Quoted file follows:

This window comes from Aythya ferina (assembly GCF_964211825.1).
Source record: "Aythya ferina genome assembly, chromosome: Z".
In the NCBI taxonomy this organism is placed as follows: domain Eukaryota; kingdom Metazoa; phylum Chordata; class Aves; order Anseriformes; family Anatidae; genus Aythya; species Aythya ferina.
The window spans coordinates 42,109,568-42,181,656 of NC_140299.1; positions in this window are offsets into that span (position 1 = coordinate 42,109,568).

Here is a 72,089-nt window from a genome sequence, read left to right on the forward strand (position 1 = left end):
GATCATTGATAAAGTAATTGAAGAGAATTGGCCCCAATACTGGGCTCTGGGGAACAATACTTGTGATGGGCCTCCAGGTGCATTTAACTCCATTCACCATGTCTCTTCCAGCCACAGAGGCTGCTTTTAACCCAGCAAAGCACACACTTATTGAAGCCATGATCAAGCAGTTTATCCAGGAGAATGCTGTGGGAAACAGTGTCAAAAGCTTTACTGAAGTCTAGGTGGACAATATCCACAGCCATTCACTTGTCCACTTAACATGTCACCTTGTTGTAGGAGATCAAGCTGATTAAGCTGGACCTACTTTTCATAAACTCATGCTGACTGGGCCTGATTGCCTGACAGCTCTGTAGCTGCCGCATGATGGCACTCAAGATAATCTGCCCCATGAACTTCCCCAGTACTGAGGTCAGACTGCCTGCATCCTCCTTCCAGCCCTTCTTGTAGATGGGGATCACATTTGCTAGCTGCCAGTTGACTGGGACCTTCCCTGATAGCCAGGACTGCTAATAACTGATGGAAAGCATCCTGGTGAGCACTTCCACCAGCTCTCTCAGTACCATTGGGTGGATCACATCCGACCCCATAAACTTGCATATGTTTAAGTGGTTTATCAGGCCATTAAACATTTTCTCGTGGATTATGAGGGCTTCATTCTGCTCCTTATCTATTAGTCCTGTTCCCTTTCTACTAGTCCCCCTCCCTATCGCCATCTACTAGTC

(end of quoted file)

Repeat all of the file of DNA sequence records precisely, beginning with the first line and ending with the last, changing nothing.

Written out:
This window comes from Aythya ferina (assembly GCF_964211825.1).
Source record: "Aythya ferina genome assembly, chromosome: Z".
In the NCBI taxonomy this organism is placed as follows: domain Eukaryota; kingdom Metazoa; phylum Chordata; class Aves; order Anseriformes; family Anatidae; genus Aythya; species Aythya ferina.
The window spans coordinates 42,109,568-42,181,656 of NC_140299.1; positions in this window are offsets into that span (position 1 = coordinate 42,109,568).

Here is a 72,089-nt window from a genome sequence, read left to right on the forward strand (position 1 = left end):
GATCATTGATAAAGTAATTGAAGAGAATTGGCCCCAATACTGGGCTCTGGGGAACAATACTTGTGATGGGCCTCCAGGTGCATTTAACTCCATTCACCATGTCTCTTCCAGCCACAGAGGCTGCTTTTAACCCAGCAAAGCACACACTTATTGAAGCCATGATCAAGCAGTTTATCCAGGAGAATGCTGTGGGAAACAGTGTCAAAAGCTTTACTGAAGTCTAGGTGGACAATATCCACAGCCATTCACTTGTCCACTTAACATGTCACCTTGTTGTAGGAGATCAAGCTGATTAAGCTGGACCTACTTTTCATAAACTCATGCTGACTGGGCCTGATTGCCTGACAGCTCTGTAGCTGCCGCATGATGGCACTCAAGATAATCTGCCCCATGAACTTCCCCAGTACTGAGGTCAGACTGCCTGCATCCTCCTTCCAGCCCTTCTTGTAGATGGGGATCACATTTGCTAGCTGCCAGTTGACTGGGACCTTCCCTGATAGCCAGGACTGCTAATAACTGATGGAAAGCATCCTGGTGAGCACTTCCACCAGCTCTCTCAGTACCATTGGGTGGATCACATCCGACCCCATAAACTTGCATATGTTTAAGTGGTTTATCAGGCCATTAAACATTTTCTCGTGGATTATGAGGGCTTCATTCTGCTCCTTATCTATTAGTCCTGTTCCCTTTCTACTAGTCCCCCTCCCTATCGCCATCTACTAGTC